On Friday evening, the beginning of Passover, Jewish households throughout the world gathered at table and kindled light, and then the question was asked: “Why is this night different from all other nights?” The response given to the inquiry was: “This night is different from all other nights because before this night we were slaves unto Pharaoh in Egypt. However, this night we are free men and women because the Eternal, our God, brought us forth from that bondage.”
In similar fashion, this morning I believe in Christian households throughout the world the question that ought to be asked is: “Why is this morning different from all other mornings?” The answer to this question is found in the night just spent “when things of heaven were wed to earth, and divine to the human.” This line of the Exultet—the Easter Proclamation—and the Paschal, that is, Passover candle that stands in the midst of this table gathering, announces to you and me the answer we seek. It manifests—shows forth—“the one Morning Star who never sets … Jesus Christ … who coming back from death’s domain, has shed his peaceful light on humanity.”
Nonetheless, such an answer may leave you and me scratching our heads, especially since humanity’s Lenten journey has been filled with anything but peaceful light! Instead we have faced on a daily basis “man’s inhumanity to man” and the inconceivable barrage of bombs, bullets and their accompanying death and destruction on the innocents of our human family. Indeed, entire villages and cities have become modern-day tombs. Yet, this particular morning, our Gospel reading invites you and me to come to the tomb as we look for answers as did Mary Magdalene and the other holy women and men who would venture there.
Sisters and brothers, it is dawn and the first rays of morning light are being cast forth from the heavens. Silently, attentively, but disregarded, the women who had faithfully followed Jesus from Galilee have noted the place of burial so they could return after the Sabbath and complete the burial rites. They are going to do what should be done according to the Jewish funeral ritual. They are also seeking to deal with their grief and the shock of the violence they encountered on Friday as they watched both civil and religious authorities, along with public opinion, condemn their friend to the gallows and the ignominious wood of the cross. No stone is going to stop their determination, and lo and behold they find the stone rolled away.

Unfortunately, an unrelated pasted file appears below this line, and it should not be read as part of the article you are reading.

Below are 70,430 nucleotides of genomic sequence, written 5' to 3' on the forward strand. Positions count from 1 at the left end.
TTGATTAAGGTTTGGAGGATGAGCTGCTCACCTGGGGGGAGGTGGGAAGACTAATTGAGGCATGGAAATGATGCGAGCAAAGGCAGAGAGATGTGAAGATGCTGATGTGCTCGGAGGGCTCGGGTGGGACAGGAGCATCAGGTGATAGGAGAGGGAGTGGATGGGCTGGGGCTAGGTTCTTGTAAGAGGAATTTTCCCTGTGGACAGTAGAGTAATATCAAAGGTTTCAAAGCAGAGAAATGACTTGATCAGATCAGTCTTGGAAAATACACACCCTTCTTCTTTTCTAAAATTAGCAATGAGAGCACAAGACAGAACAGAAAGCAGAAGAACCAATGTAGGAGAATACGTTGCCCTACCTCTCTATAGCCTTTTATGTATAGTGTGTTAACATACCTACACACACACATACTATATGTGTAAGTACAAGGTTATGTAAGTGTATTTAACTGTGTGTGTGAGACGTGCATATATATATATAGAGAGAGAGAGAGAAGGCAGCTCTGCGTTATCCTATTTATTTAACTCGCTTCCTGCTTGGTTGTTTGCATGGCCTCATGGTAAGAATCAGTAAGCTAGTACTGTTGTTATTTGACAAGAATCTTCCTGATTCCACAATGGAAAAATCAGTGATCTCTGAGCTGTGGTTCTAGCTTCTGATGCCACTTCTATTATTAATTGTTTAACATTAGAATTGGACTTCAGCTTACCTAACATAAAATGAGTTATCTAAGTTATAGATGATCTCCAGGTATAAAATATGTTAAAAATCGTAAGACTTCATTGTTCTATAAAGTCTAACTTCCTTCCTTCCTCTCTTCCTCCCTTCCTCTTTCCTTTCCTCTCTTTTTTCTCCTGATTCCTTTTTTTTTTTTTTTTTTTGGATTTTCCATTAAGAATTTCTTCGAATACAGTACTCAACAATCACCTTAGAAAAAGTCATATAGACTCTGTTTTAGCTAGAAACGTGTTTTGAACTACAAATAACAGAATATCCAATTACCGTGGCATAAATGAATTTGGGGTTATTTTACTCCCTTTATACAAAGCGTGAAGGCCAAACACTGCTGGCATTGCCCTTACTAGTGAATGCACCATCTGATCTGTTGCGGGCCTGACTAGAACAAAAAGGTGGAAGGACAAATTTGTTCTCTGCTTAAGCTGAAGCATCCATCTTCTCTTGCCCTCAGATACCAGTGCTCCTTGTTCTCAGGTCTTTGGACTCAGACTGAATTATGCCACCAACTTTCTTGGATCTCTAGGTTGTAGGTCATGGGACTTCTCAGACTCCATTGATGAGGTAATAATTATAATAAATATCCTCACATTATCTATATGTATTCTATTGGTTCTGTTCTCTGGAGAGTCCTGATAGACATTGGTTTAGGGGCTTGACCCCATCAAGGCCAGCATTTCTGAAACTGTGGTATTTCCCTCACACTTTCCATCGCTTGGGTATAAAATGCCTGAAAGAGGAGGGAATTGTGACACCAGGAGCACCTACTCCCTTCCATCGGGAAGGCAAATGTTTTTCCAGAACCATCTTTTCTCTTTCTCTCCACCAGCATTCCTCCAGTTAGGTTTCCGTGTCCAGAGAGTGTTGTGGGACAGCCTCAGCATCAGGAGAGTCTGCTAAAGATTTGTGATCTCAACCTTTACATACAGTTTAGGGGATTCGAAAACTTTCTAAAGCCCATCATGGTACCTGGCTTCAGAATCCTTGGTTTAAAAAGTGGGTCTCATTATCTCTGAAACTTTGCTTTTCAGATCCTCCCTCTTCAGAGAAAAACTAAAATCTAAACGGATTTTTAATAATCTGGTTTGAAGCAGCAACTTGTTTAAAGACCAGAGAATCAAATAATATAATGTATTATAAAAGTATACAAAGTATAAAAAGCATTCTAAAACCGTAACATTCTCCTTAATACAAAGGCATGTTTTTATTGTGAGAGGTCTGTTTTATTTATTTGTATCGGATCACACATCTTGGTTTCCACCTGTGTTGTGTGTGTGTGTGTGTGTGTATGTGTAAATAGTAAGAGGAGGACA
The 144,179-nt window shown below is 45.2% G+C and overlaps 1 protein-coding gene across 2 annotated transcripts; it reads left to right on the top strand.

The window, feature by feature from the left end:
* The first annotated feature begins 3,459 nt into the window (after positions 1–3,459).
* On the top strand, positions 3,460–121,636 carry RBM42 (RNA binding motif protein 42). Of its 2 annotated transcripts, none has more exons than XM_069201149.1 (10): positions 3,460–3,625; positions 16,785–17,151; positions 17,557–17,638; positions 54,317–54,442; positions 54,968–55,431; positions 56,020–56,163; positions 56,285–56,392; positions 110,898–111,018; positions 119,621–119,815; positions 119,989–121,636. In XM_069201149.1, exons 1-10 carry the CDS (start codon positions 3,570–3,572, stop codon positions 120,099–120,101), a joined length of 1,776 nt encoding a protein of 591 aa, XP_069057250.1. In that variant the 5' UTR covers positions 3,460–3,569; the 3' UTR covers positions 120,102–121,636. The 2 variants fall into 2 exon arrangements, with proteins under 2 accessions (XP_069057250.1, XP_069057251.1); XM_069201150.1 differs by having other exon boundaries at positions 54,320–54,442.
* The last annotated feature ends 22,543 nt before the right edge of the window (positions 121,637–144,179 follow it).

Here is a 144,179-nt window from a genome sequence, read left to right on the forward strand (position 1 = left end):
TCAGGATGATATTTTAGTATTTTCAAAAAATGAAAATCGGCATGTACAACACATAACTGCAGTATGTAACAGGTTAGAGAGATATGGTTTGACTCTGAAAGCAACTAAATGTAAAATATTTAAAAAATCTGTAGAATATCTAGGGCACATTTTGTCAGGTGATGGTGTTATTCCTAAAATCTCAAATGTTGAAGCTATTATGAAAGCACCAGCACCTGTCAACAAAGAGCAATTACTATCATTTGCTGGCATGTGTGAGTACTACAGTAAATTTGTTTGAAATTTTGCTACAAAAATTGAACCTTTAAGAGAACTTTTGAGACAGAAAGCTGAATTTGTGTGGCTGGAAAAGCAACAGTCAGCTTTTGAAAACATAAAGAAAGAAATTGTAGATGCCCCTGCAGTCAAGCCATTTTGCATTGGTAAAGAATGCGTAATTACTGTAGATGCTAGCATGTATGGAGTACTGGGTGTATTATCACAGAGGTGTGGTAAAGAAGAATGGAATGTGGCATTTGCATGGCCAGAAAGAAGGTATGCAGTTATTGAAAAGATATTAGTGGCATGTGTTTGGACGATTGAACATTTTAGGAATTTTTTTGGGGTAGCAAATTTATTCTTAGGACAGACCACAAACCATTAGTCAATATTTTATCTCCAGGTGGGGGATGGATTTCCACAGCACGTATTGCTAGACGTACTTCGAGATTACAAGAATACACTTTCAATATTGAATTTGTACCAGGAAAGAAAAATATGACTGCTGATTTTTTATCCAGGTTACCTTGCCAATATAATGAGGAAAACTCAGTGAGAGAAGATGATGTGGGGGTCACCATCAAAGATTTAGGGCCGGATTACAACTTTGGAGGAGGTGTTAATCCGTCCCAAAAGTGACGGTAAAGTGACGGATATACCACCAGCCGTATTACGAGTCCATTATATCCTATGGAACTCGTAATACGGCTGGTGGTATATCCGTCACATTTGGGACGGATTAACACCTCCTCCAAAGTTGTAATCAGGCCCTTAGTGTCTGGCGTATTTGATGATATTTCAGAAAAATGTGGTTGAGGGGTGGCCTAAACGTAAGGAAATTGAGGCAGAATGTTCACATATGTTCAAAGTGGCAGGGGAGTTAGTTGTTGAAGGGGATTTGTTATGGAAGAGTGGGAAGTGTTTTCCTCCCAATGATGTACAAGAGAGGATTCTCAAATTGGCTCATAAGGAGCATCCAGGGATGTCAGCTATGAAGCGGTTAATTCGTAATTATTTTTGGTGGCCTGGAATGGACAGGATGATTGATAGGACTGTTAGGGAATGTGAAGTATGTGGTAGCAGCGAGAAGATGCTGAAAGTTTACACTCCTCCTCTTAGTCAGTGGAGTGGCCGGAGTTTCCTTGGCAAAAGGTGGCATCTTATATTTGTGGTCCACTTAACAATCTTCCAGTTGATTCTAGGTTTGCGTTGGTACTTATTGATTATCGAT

Unfortunately, the tomb is empty! What kind of sick joke is being played? The women are disoriented and feel helpless. As they scan the tomb in their questioning and disbelief, “two men in dazzling garments appeared to them.” They answer the women’s questions with a single question: “Why do you seek the living one among the dead?” “Remember …”
“Remember … he is not here, but has been raised from the dead.” They leave to go and confirm the facts with others who had accompanied them. Some dismiss their story as overactive imaginations, but Peter gets up and runs to the tomb. He sees the burial cloths and then observes the separate cloth that had covered his head rolled up. In his mind, he is playing over the Transfiguration scene that had occurred 40 days ago. And like then, he returns home trying to understand what had been seen and heard.
And that is what you and I do as well this morning, brothers and sisters, we are trying to understand what really makes this morning different from all others when our world still engages in violent acts and senseless deaths? As I have been asked many times since the Russian invasion of the Ukraine—why does God allow this to happen? Why can’t it be stopped?
Yet, it is in the midst of great tragedy that the resurrection of Jesus not only represents hope in the midst of tragedy but also the transformation of physical and spiritual death to life. It is in this moment that you and I come face to face with the ultimate answer to our question about the difference of this morning in relation to all other mornings … FAITH IN JESUS … THE RISEN LORD JESUS!
However, the Gospels do not ground our faith in empty tombs or discarded burial cloths. As one reads in the Acts of the Apostles, “We are witnesses of all that he did.” And that is where our faith meets the road—as is heard of in the Easter afternoon Gospel of the Road to Emmaus. After the two disciples’ encounter with the Risen Jesus, they couldn’t just sit back, but raced back to other disciples to strengthen them in their belief in Jesus. Sisters and brothers, how do you and I help others to believe in Jesus? We proclaim that this morning makes a world of difference! That like a little yeast it can produce a great result. How then is this difference seen in the testimony of our own lives?